Saturday 25 December 2010

Chemistry : Introduction to carbon chemistry

Carbon chemistry
Uniqueness of carbon:
1)       Ability to catenate into a long chain, i.e., forming stable bonds with itself steadily (C-C bond), Note that Si can’t catenate since Si-Si bond is weak.
2)       Forming multiple bonds since it can process sp3, sp2 and sp hybridization
3)       Forming 4 covalent bonds.
Nomenclature and expression:
-          Condensed structural formula: omit C-C and C-H bond in the parent chain. E.g. CH3CH3.
Use bracket for branched chain, e.g. CH3CH(CH3)CH3
-          Skeletal formula: omitting C atom, C-C bond and C-H bond.
Functional group is one or a group of toms that determines most properties of the compound.
A homologous series is a series of compounds that have the same functional group; each member differs from the next one by a –CH2- unit. For example, alkane: CH4, CH3CH3
They have the same general formula, shows gradual change in physical properties and similar in chemical properties.
Gradual change in physical properties down the homologous series include: darker in colour, more viscous, less volatile, less flammable and burns with a more sootier flame.
There’re two types of hydrocarbons, aliphatic hydrocarbon is those who doesn’t contain a benzene ring while aromatic hydrocarbon has at least one benzene ring. Hydrocarbons with π-bond are called unsaturated hydrocarbons.
Functional group: (R represents H or alkyl group, X represents halogen atom)
1)       Alkane is not a functional group, has a general formula of CnH2n+2 (RH).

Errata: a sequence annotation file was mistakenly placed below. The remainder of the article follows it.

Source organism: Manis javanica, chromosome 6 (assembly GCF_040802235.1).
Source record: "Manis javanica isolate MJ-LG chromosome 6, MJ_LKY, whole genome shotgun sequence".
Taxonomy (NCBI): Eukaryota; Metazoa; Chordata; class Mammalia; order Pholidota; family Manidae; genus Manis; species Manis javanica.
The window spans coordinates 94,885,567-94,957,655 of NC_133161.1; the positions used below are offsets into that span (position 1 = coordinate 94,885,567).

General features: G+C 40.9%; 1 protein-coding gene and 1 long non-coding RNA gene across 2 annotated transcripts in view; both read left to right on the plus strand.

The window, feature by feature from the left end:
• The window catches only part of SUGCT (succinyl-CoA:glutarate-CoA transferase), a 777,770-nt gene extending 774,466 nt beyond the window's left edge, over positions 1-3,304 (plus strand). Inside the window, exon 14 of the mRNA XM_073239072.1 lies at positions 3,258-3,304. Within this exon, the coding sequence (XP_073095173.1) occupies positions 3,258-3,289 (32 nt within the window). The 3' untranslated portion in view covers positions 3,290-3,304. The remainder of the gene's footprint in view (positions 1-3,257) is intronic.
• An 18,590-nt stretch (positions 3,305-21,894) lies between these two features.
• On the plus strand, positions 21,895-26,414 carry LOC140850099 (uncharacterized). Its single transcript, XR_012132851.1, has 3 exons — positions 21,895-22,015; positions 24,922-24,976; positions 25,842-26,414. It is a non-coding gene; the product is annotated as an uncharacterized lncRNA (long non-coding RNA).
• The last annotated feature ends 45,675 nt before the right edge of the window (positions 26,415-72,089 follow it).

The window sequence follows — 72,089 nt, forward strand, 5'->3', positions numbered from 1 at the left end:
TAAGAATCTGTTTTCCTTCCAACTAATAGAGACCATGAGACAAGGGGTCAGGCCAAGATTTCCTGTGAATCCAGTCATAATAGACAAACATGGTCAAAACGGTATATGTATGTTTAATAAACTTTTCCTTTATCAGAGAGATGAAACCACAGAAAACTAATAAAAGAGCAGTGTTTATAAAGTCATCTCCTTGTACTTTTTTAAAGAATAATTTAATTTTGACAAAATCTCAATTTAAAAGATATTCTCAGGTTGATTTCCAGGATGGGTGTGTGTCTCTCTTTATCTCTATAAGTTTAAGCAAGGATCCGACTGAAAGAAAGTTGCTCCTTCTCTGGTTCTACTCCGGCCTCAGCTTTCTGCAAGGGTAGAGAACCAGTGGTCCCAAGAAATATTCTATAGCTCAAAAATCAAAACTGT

2)       Alkene has general formula CnH2n (R2C=CR2), it contains double bond(s).
3)       Alkyne has general formula CnH2n-2 (RC≡CR), it contains triple bond(s)
4)       Haloalkane has general formula CnH2n+1X (RX), it contains halogen atom(s).
5)       Alkanol has general formula CnH2n+1OH (RO) it contains –OH group(s).
6)       Alkanoic acid has general formula Cn-1H2n+1COOH (RCOOH)
7)       Aromatic hydrocarbon contains a benzene ring or phenyl (C6H5-) group.
Basic nomenclature: prefix – parent – unsaturated form - suffix
1)       Parent chain is the longest chain that contains the functional group, triple and double bond. From 1 to 8 carbon: meth-, eth-, prop-, but-, pent-, hex-, hept- and oct-. For example, C8H18 is called octane.
2)       Assigning number to the carbon atom on the carbon chain, functional group and π-bond should be assigned a number which is the smallest possible. For example, CH3CH2OH, C is assigned 1 but not 2.
3)       Suffix: the functional group; for example, CH3CH2COOH has suffix –oic acid. When the functional group does not has a unique position, numbers are assigned before suffix. For example there’re two butene, namely but-2-ene (CH3CH=CHCH3) and but-1-ene (CH2=CHCH2CH3), the double bond appears in the first and second C atom respectively.
4)       Prefix: the substitutes, mainly branched chains, like CH3CHClCH is called 2-chloropropane, since it has 3 C atom on parent chain (prop-), has no functional group (-ane), and the Cl atom is on the second C atoms. When there’re more than one substitutes,, we use alphabetical order to arrange them.
5)       The unsaturated form shows the existence of π-bonds. Double bond is shown by –en-, it there’re more than one double bonds, we use di-, tri- and tetra-, e.g. if there’re three double bond and 2 triple bond, then the unsaturated form is –triendiyne.
6)       The name of functional group uses –yl, like CH3- is methyl and C2H5- is ethyl-
7)       When there’re more than 1 function groups, -oic acid takes higher priority than –OH, then the –OH group will be the prefix.
8)       For cycloalkanes, the functional group is assigned as the first C atoms.
More examples:
-          CH3C(CH3)2CH2CH3 has 4 C atom on parent chain, no functional groups, and 2 methyl group on the second C atom, so it’s called 2,2-dimethylbutane
-          CH3CH=CHCl has 3 C atoms on parent chain, belongs to alkene, and has 1 chlorine atom on the first C atom, so it’s called 1-chloroprop-1-ene.
-          HOCH2CH2COOH is called 3-hydroxypropanoic acid.